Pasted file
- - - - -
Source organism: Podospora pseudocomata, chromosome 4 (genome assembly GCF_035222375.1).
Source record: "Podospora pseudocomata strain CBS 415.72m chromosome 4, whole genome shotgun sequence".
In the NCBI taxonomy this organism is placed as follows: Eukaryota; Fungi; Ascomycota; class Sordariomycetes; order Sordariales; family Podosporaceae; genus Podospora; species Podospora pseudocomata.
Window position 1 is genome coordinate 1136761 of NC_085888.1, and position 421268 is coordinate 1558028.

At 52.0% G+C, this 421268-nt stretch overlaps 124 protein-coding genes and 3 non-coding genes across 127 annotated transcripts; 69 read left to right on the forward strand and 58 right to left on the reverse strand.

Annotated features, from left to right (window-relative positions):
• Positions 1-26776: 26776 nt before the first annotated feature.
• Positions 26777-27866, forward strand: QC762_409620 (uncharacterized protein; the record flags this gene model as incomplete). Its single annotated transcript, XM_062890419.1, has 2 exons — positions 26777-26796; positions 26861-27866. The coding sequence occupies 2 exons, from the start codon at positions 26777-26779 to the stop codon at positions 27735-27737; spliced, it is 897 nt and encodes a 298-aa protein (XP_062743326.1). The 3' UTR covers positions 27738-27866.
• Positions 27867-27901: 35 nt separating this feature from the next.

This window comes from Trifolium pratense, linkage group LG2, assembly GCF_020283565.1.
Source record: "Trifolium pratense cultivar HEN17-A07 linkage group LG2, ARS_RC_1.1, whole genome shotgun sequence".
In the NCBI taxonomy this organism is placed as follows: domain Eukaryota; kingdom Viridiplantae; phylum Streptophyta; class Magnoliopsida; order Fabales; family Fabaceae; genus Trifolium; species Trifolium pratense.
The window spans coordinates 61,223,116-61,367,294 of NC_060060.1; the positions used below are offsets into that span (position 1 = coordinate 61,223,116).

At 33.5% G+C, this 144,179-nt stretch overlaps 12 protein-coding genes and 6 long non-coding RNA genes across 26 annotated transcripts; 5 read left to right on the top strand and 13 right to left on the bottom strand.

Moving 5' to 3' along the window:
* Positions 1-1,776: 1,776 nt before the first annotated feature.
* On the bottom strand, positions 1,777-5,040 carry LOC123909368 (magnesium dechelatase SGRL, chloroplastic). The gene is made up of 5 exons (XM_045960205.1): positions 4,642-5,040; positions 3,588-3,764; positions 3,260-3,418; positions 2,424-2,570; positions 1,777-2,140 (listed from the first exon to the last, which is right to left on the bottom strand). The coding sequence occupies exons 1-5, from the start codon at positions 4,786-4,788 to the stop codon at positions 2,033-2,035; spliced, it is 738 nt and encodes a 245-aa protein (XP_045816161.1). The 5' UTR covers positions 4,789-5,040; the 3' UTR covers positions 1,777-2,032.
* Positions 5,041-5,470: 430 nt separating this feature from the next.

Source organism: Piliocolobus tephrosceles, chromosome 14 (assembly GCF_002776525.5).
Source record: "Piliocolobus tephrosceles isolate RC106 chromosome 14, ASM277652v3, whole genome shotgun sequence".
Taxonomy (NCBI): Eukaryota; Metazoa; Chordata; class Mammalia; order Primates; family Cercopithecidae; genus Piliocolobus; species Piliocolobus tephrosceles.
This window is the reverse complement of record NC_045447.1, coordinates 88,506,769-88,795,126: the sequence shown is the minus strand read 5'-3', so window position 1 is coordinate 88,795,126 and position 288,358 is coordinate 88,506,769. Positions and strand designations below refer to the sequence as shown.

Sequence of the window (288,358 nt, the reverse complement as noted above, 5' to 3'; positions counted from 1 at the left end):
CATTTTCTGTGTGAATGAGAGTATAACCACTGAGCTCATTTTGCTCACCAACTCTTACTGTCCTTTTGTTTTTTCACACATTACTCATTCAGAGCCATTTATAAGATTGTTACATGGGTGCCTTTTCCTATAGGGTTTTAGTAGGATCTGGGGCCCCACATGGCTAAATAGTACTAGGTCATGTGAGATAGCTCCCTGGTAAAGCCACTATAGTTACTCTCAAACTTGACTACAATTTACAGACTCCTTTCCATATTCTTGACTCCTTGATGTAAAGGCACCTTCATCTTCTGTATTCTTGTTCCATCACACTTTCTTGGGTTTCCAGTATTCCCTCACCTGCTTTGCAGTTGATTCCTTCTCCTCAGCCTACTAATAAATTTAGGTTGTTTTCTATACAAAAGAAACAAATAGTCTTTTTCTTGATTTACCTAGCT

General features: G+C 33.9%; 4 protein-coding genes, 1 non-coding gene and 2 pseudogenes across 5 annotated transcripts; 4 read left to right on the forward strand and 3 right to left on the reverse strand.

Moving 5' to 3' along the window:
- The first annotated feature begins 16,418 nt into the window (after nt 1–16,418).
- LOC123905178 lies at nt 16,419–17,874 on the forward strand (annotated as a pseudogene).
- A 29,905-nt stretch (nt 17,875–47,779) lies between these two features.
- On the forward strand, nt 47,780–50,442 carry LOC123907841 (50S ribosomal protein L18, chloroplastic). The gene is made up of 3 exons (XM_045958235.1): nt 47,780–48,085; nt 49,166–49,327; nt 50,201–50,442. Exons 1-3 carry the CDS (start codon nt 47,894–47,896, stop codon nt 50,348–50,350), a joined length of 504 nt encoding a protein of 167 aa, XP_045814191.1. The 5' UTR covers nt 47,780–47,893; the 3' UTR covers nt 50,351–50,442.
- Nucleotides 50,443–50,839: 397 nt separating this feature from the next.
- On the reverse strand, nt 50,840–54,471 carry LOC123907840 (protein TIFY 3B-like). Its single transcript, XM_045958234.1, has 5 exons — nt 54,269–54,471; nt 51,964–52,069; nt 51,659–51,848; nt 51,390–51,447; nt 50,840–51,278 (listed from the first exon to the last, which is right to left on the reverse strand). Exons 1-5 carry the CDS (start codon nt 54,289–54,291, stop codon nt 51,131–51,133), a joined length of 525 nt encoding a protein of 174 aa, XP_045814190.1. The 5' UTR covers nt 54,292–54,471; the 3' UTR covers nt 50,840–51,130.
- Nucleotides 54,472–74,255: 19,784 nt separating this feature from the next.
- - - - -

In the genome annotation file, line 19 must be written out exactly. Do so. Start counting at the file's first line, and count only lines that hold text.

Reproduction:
Source organism: Piliocolobus tephrosceles, chromosome 14 (assembly GCF_002776525.5).